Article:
New Politics, Vol. IX, No. 4, Whole Number 36

Affirmative Action — 2003, Reginald Wilson

Sharon vs. Arafat: Leader Bashing as Means in the Oppression of a Nation, Adam Keller

The U.S. Occupation of Iraq: Questions for the Peace Movement, Joanne Landy

Immigration in a Global Era, Saskia Sassen

Child Labor in the World Economy, Glenn Perusek

The International Labor Movement Between Geneva, Brussels, Seattle, Porto Alegre and Utopia, Peter Waterman

Solidarity and Student Protests in Iran, Jeremy Brecher

France: Crescendo of the Class Struggle, Vincent Présumey

An Autopsy on the Provos, Sandy Boyer

Intellectuals and Anti-Fascism: For a Critical Historization, Enzo Traverso

Orwell and Socialism, John Newsinger

Stephen Jay Gould: An Appreciation, Clive Bradley

The Minorities “Question”: Does the Left Have Answers?, Martin Oppenheimer

You’ve Been Well Cared For, Betty Reid Mandell

Power and Democracy: More than a Reply to Michael Löwy, John Holloway

Just an Answer to John Holloway, Michael Löwy


  • Cuba, Susan Metz

  • Reply to Susan Metz, Samuel Farber

  • Israel and Palestine, Thomas Olson

  • Socialist Zionism, Bennett Muraskin

  • Response to Critics, Jason Schulman

  • Words and Pictures, Ravi Malhotra

Edward Said: In Memoriam

Book and Film Reviews

  • Communist-Led Unions, Nelson Lichtenstein

  • Blind Faith, Robin Ganev

  • Labor History Wisdom, David Roediger

  • How the Labor Movement Got Away From Us, Maggie Dickinson

  • High Times: Revisiting the New Left, Kristin Lawler

  • Fascinating Discoveries, Paul Buhle

  • The Logic of Holy War, Marvin Mandell

  • Blame it on Bolshevism, Ernest Erber

  • Yesterday’s Desperados, Kurt Jacobsen

Words and Pictures: Peter Kuper, Kent Worcester

In this issue:

Questions for the Peace Movement: The U.S. Occupation of Iraq



This article is part of an ongoing discussion of the Iraq war and its aftermath. Various New Politics editors will be writing on this subject in future issues, not always with identical viewpoints, and we welcome contributions from our readers.



Child Labor in the World Economy


A world away from us, in the straits of Malacca, between Indonesian Sumatra and Malaysia, approximately 2,000 fishing platforms, known as jermals, operate miles from shore. Fewer than 400 are officially registered with the Indonesian government; the rest operate illegally. These small fishing platforms are built from giant logs that are sharpened like stakes and dropped from barges into the sea floor in water up to twenty meters deep. They form an open-ended rectangular stockade to which smaller timbers are lashed horizontally.

France: Crescendo of the Class Struggle


In France we have just experienced a great wave of strikes that directly addressed matters of political power. French history is defined by explosions of militancy which, for our governing class and for most of our journalists, are a "French sickness" that would be good to get rid of: before 2003 there was 1995; before 1995, 1968; before 1968, 1953 and so forth, all the way back to the Revolution. But this time there is something new: the latest wave of militant action is not an end to itself and is only an introduction.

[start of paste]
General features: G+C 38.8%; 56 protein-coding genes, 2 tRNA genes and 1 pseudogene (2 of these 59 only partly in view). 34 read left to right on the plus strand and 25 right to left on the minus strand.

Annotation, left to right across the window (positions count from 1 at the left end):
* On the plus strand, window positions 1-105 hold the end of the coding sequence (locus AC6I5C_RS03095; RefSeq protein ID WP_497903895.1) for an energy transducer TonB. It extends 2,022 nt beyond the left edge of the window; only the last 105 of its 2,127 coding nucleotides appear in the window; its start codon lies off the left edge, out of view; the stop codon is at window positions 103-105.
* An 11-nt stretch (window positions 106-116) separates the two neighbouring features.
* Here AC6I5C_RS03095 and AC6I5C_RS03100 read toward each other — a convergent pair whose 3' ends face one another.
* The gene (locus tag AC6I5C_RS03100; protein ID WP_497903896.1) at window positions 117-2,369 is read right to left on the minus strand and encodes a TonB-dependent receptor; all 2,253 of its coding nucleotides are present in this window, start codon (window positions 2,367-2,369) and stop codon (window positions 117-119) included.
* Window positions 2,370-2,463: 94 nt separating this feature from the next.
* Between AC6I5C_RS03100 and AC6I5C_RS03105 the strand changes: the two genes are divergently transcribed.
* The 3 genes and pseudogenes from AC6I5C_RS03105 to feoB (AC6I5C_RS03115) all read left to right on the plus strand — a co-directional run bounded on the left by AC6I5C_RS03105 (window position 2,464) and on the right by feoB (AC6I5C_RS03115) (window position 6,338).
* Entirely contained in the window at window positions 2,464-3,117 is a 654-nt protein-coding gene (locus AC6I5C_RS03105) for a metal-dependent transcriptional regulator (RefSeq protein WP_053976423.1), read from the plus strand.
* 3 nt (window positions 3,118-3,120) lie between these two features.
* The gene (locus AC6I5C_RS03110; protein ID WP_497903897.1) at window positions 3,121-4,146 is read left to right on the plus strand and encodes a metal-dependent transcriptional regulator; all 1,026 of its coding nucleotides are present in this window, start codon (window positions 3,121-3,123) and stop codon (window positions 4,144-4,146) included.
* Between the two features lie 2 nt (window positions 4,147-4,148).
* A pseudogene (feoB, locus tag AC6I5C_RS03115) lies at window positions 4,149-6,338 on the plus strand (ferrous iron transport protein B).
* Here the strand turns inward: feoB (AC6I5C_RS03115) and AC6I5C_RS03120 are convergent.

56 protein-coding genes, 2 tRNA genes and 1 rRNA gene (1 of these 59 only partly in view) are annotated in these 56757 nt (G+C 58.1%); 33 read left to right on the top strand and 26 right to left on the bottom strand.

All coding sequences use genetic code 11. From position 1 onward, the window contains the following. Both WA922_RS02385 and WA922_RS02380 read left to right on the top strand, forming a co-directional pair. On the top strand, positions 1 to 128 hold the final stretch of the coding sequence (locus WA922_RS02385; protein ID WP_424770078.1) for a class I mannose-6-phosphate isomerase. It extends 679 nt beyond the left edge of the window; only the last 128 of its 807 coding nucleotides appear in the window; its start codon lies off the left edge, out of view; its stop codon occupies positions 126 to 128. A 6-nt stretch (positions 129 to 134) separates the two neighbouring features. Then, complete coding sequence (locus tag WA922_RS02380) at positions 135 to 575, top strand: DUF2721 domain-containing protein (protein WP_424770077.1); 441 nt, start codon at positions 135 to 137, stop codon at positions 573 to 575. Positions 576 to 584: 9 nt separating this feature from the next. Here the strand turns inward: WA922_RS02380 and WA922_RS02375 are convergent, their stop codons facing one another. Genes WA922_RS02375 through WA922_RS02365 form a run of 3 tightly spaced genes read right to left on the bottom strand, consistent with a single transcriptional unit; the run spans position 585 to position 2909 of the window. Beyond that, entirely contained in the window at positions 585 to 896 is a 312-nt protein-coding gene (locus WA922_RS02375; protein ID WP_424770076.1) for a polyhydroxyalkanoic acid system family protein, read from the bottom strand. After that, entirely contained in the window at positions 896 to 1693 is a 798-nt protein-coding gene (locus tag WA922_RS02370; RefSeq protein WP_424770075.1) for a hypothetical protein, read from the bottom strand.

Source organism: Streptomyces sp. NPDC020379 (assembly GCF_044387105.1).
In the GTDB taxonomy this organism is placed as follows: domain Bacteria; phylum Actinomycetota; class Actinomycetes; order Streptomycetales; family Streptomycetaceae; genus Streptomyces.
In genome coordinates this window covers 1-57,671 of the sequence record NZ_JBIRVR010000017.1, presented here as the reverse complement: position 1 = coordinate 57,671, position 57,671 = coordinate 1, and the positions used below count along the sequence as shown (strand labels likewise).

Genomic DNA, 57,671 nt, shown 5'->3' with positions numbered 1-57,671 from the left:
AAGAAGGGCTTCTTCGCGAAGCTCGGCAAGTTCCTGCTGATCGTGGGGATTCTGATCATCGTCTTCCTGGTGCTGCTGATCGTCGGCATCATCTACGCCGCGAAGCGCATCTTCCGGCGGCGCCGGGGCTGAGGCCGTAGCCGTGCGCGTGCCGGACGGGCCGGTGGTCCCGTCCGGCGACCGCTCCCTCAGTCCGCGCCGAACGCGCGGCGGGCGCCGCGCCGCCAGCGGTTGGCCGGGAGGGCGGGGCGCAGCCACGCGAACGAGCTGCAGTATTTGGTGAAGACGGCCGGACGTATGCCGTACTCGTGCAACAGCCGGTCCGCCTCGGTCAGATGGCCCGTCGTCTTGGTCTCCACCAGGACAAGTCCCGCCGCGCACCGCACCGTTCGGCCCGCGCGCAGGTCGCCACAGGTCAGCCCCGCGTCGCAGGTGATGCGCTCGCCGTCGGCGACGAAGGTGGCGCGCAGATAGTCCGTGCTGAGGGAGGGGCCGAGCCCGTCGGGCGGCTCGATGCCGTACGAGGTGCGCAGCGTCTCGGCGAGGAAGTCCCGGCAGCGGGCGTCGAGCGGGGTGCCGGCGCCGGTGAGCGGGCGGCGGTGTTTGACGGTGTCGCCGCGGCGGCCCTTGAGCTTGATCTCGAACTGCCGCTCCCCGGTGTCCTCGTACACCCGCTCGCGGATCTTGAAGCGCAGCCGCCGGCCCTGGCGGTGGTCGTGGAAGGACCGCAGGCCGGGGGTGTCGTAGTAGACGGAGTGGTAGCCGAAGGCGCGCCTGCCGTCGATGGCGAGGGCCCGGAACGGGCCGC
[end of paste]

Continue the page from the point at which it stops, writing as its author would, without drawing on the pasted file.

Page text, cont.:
Intellectuals and Anti-Fascism: For a Critical Historization


We are witnessing today a paradoxical and unsettling phenomenon: the rise of fascist-inspired political movements in the European arena (from France to Italy, from Belgium to Austria), accompanied, in the heart of intellectual circles, by a massive campaign to denigrate the entire anti-fascist tradition.

Stephen Jay Gould: An Appreciation


Stephen Jay Gould, the palaeontologist and science writer who died last year, wrote — brilliantly — on a bewildering series of subjects, but he is perhaps best known for his contribution to four: general evolutionary theory; the sociobiology debate; the relationship between science and religion; and the study (or critique of it) of intelligence testing.

You've Been Well Cared For


I was sitting in the homeless unit of the Grove Hall Department of Transitional Assistance (welfare department) chatting with some women. One was living in a homeless shelter in Saugus, a town on the north shore of Massachusetts; the other was applying for shelter. They were ashamed to be here. They said that they had worked and held responsible jobs. Life had dealt them raw blows. One had to leave her job because of an injury to her spine that seemed to require endless treatment, and she did not know when she could return to work.


Blind Faith


Among the great British Marxist historians Eric Hobsbawm is the only one to remain in the Communist Party until the late 1980s. His decision to do so has never fully been explained. Thus the publication of his autobiography, Interesting Times, is an exciting event, as it has the potential of addressing this question. How did Hobsbawm manage to reconcile himself, for example, to 1956? Did he not at least feel disillusioned when he learned about Stalinist atrocities?

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